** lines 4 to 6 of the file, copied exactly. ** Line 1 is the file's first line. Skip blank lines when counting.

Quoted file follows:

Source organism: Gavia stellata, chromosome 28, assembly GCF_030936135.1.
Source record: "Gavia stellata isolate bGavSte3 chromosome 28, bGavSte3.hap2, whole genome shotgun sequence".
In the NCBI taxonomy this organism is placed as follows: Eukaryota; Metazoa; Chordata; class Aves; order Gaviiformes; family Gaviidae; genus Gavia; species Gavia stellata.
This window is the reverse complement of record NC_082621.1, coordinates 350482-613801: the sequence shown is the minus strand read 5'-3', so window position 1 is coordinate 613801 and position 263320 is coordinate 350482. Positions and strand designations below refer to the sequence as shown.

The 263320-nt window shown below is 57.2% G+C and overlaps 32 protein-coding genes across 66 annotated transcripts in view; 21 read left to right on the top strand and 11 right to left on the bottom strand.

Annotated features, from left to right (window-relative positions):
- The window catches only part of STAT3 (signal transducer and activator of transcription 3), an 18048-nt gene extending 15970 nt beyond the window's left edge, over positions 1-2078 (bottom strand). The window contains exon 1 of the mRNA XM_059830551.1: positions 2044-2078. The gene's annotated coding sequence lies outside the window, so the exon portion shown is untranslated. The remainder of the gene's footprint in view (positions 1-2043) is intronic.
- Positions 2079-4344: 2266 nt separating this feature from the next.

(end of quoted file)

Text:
This window is the reverse complement of record NC_082621.1, coordinates 350482-613801: the sequence shown is the minus strand read 5'-3', so window position 1 is coordinate 613801 and position 263320 is coordinate 350482. Positions and strand designations below refer to the sequence as shown.

The 263320-nt window shown below is 57.2% G+C and overlaps 32 protein-coding genes across 66 annotated transcripts in view; 21 read left to right on the top strand and 11 right to left on the bottom strand.

Annotated features, from left to right (window-relative positions):